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Recently purchased and installed this weekend the Bison Rear Bumper from ATVenture Components. To dip onto my YOOPER language; we gots' da good news and we gots' da bad news...
:thumb:First, da good news - bumper appears to be very well made, matches the OEM front bumper perfectly and looks great on BR.
:thumbd:Now, we gots' da bad news - installation was nothing like announced in ad's or described on the instructions. The claim is that it is simply a matter of a 4 bolt-on process through holes that are already predrilled on the BR frame. The 4 bolt part is true but the 4 holes already to be found pre-drilled on the BR frame was a myth on my BR. There were only 2 holes, both of which were smaller than the bolts provided. 2 holes where 4 holes are required = DRILLING! In addition, the holes pre-drilled into the bumper needed to be redrilled larger to allow the bolts to pass through. When all of this was determined after much placement, replacement and analysis :rant:(WTF's) by myself and two adult sons (one of which is a master mechanic; the other of which is a master supervisor/advisor/critic), we drilled and bolted on the bumper in the first two existing holes and then used the bumper for location and drilling of the second two holes. This required two of us to hold the bumper in position while the third mechanic of our group did the drilling. The drilling could not be started until each of the tail light assemblies were dropped down in order to allow the drill to get into the proper position. The instructions list 3 steps, one of which was just putting plastic caps into the ends of the bumper tubes and ends with "It's that easy you're done!" While my sons labor was free, the actual installation was of sufficient length and effort that by the time it was finished, my supply of beer was severely depleted and also saw a plate of sandwiches, supplied by my wife, be devoured as well. A list of Tools Required initially being two wrenches:nono: became a workshop cart and floor full of drills, bits, drill batteries, floor creeper, pliers, several screwdrivers, zip ties and hammers. However, I am happy to report that no welding, hand forging operation or cut-off grinders ever came into play. While my Grandson waited patiently for his promised trail ride with Grandpa and hearing the same refrain of "this should only take 5 minutes" he eventually went into the house with his Grandma and made and ate birthday cake.:idunno:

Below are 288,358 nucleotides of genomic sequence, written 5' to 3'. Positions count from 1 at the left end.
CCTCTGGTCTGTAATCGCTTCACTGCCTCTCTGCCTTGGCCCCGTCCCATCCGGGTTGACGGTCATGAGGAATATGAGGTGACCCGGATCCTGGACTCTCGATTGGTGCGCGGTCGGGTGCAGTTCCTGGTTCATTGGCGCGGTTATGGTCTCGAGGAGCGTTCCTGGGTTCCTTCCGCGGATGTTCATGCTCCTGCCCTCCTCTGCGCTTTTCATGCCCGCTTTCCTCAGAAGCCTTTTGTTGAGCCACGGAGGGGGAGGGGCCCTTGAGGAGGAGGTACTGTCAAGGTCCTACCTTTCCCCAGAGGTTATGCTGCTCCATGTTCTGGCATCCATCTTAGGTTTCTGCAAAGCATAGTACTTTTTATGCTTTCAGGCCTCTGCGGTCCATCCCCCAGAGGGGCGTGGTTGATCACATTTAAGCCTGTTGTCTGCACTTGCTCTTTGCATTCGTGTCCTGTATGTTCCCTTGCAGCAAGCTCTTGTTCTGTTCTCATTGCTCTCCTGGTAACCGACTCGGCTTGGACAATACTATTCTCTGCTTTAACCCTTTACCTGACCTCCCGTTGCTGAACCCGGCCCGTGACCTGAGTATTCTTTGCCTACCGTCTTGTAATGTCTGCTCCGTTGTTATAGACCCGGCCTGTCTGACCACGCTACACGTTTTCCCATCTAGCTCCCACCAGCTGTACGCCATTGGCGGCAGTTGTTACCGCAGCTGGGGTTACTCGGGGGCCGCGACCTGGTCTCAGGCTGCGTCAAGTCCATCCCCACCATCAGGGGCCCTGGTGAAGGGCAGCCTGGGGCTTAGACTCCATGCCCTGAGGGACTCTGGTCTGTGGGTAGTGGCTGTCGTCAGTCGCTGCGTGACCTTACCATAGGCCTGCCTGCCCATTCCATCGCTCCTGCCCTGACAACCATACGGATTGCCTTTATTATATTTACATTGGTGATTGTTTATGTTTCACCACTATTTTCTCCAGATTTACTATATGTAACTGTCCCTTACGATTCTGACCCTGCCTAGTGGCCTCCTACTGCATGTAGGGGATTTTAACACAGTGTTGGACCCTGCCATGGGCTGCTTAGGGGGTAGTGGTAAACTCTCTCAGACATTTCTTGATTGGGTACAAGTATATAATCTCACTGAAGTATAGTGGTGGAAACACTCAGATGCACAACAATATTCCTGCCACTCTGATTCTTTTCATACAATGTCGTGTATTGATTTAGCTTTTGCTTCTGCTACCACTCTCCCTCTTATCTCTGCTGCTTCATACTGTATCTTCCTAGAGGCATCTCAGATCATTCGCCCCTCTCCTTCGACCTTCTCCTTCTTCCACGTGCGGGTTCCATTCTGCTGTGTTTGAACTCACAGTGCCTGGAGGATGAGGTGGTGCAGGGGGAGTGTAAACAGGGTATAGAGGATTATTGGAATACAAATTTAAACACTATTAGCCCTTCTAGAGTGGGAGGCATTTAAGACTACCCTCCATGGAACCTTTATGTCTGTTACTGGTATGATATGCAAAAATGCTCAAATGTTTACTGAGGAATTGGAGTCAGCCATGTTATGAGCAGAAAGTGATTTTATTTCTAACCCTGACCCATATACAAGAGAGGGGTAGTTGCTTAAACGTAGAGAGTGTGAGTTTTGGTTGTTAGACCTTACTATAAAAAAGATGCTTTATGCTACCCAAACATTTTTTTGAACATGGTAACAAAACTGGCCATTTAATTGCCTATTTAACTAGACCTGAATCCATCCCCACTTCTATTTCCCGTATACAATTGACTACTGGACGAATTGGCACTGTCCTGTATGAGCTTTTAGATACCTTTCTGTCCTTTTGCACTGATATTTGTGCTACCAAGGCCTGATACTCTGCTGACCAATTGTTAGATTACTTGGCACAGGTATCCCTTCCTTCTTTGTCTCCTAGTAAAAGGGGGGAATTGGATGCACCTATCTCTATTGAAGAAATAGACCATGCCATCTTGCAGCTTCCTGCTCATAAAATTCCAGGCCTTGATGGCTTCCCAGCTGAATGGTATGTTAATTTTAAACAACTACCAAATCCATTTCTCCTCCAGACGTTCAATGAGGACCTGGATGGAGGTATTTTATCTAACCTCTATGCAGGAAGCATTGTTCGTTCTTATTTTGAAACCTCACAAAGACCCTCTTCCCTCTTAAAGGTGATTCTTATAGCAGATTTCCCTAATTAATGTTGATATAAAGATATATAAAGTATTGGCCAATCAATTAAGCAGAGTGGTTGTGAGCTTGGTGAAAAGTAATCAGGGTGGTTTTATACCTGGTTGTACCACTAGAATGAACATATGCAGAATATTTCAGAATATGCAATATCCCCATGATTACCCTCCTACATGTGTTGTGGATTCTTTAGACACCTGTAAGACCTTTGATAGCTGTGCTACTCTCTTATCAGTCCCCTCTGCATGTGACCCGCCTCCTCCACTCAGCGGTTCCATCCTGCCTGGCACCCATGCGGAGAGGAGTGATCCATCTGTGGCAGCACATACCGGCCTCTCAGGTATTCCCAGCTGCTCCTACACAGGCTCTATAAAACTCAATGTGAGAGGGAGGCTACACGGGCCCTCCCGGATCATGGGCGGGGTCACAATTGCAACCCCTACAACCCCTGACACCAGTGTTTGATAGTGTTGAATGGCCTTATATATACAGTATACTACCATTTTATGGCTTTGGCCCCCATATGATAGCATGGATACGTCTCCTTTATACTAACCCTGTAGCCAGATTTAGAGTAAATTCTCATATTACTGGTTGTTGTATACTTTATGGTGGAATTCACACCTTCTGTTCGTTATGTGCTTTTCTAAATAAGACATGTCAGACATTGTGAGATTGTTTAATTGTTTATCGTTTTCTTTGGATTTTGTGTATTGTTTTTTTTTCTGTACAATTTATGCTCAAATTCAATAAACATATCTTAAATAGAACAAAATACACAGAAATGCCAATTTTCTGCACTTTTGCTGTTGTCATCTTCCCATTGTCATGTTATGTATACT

Did I mention that all of this occurred after we had completed the oil filter change process. More on that episode on another thread.
All in all, a 4 bolt-on installation goes well as long as you have a workshop full of tools, a labor pool of 3 people, a refrigerator full of food and drink, a full time cook and bartender and a Grandson who will trade his trail ride for birthday cake!:D
 

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I installed the Honda rear bumper (08P53HL1200) earlier in the year. It required no extra bolts. The most rearward bolt attach to the pivot point for the bed, using an 8mm as I recall. For forward bolt was 6 mm as I recall. If needed I can snap some pictures of the install, going from memory it was about 30 minutes to install with no lining up or drilling necessary.
 

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Rear Bumper pictures by olivecrossbones - Photobucket
I had previously described in this thread the trials and tribulations of installing the rear bumper on my Hippo made by Bison Bumpers/ATVentures and Accessories. Attached is not a picture of that bumper but rather a picture of an installed second identical bumper. The first bumper is hanging in the workshop as a memorial to it's toughness. While trail riding in the Copper Country of Michigan's Upper Penninsula, I pulled over to the side of the trail, shut off the engine and began to ponder my map. After some time had past we were bumped forward by another 4wheeler who hit the corner of the bumper, careened further off into the woods, ran head on over the top of a large (bigger than a breadbox) boulder and came to rest in front of a tree snag large enough to stop a truck. Apparent trouble with this machines' brakes was the claim. I respectfully requested this machine and our friend travel in front of me for the remainder of the trip.
I am happy and grateful to report that the bumper carried out it's assigned duty in that nothing else was damaged including tail lights, box etc.:thumb: The bumper tube was bent in about 1/4 to 1/2 inch on the outer end but nothing else could be seen. As a matter of fact, no one knew but me that the bumper was bent until I informed my wife when we arrived home.
It should also be noted that this second bumper, while much easier to install, was once again sent with bolts that were larger than the holes predrilled into the bumper and required additional drilling to make the holes large enough.
Morale of the story: park behind large standing trees and huge boulders before checking your map when riding with friends with no brakes!:eek:
 
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